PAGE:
Most people love jumping ahead to the brainstorming phase. It’s fun, liberating, and can take minimal effort, especially if you’re doing it on your own. But if you’re doing it right, it shouldn’t be the first step… it’s the middle step in the design thinking process, called “Ideation.” It takes what you’ve learned from investigating the problem you’re addressing and uses that information to come up with potential solutions.
Brainstorming works best if you’re not just doing it by yourself in a vacuum. Diverse perspectives can help you take brainstorming to a whole new level. Deferring judgment and criticism of ideas is essential for building on one another’s ideas and coming up with solutions that you likely would not have generated on your own.
Here are best practices for brainstorming like a professional from IDEO:
“We’ve all been in brainstorm sessions that went nowhere. At IDEO.org, the goal isn’t a perfect idea, it’s lots of ideas, collaboration, and openness to wild solutions. The last thing you want in a brainstorm is someone who, instead of coming up with ideas, only talks about why the ones already mentioned won’t work. Not only does that kill creativity, but it shifts the group’s mindset from a generative one to a critical one. The only way to get to good ideas is to have lots to choose from.”
Rules on brainstorming from IDEO:
- Defer judgement. You never know where a good idea is going to come from. The key is make everyone feel like they can say the idea on their mind and allow others to build on it.
- Encourage wild ideas. Wild ideas can often give rise to creative leaps. In thinking about ideas that are wacky or out there we tend to think about what we really want without the constraints of technology or materials.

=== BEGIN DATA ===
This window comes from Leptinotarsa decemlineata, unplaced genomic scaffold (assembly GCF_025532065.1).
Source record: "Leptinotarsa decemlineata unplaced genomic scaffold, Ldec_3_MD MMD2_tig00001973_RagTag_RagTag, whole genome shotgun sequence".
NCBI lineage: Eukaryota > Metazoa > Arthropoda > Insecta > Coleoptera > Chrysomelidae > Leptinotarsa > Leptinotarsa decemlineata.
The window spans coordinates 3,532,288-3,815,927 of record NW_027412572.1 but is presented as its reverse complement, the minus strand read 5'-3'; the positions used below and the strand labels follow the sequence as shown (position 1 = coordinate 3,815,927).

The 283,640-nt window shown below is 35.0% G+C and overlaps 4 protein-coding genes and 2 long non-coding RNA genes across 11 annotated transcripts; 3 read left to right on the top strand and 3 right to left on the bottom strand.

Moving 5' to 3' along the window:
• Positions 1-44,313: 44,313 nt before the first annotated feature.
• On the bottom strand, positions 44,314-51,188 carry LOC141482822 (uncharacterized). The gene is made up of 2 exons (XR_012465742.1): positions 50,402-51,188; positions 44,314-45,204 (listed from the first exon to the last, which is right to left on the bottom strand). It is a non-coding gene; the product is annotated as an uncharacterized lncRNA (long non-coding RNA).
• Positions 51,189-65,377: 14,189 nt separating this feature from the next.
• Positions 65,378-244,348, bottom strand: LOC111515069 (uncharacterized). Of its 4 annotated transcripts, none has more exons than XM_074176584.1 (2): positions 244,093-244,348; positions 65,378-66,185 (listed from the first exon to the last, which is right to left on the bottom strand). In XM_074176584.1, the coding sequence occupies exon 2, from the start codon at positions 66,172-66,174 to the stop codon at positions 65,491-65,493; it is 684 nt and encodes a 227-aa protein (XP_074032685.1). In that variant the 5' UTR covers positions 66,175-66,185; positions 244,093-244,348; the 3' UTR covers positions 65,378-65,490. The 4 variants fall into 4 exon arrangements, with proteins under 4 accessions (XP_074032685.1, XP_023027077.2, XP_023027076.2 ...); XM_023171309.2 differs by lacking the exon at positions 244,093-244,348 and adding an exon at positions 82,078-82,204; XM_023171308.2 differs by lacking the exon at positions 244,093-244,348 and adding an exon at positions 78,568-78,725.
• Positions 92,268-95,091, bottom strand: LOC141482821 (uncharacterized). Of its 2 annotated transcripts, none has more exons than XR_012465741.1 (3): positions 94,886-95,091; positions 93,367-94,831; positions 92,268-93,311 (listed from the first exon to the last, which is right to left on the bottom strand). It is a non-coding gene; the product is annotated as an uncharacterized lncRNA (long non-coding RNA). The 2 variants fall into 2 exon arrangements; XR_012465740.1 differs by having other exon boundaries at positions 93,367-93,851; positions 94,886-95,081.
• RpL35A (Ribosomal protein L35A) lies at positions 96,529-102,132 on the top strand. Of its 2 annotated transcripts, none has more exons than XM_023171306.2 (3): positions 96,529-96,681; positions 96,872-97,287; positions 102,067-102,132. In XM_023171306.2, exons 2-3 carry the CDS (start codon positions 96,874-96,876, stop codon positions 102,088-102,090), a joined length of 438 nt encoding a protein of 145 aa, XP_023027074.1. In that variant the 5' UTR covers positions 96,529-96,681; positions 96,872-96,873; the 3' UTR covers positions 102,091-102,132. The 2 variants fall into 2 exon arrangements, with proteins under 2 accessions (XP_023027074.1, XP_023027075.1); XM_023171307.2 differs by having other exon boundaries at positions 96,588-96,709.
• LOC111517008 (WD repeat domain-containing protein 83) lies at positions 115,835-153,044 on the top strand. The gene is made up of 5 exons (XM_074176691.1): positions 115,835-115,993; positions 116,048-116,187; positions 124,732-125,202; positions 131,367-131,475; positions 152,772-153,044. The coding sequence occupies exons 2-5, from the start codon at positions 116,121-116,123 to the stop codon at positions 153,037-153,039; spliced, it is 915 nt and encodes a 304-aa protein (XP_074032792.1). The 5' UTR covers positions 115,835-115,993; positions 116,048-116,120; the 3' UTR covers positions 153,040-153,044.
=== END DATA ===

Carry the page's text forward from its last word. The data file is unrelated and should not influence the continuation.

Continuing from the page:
- Build on the ideas of others. Being positive and building on the ideas of others take some skill. In conversation, we try to use “and” instead of “but.”
- Stay focused on the topic. Try to keep the discussion on target, otherwise you can diverge beyond the scope of what you’re trying to design for.
- One conversation at a time. Your team is far more likely to build on an idea and make a creative leap if everyone is paying full attention to whoever is sharing a new idea.
- Be visual. In live brainstorms we write down on Post-its and then put them on a wall. Nothing gets an idea across faster than drawing it. Doesn’t matter if you’re not Rembrandt!
- Go for quantity. Aim for as many new ideas as possible. In a good session, up to 100 ideas are generated in 60 minutes. Crank the ideas out quickly and build on the best ones.
Once you have a bunch of wild ideas posted to a wall, a great next step is categorizing them. What are some themes and patterns that emerged from the brainstorm? Move the post-its around into groups. You could also sort them by time frame, cost, and/or feasibility.
To help synthesize and prioritize the ideas, ask the brainstorming team what Top Five ideas or themes are sticking out to them right now. Not only can answering this question as a team help you strategize, but it can also help uncover themes, isolate key ideas, and reveal opportunities for design. Here are IDEO‘s suggested steps for this process:
- Gather your team and have everyone write down the top five ideas jumping out at them.
- Share your top fives and cluster similar ideas. This is a great way to reveal what’s most interesting or important at a given time.
- Consider doing this exercise often. And vary the time frame. What’s your team’s top five for the day? How about for the week? You can also use this tool to pull out the top five biggest challenges you face, or the top five crazy ideas you want to try.
- Keeping and displaying the Post-its with your top fives is also a great way to watch your project evolve and to remind yourself of your priorities.
For more tips and resources for brainstorming like a pro, visit these websites: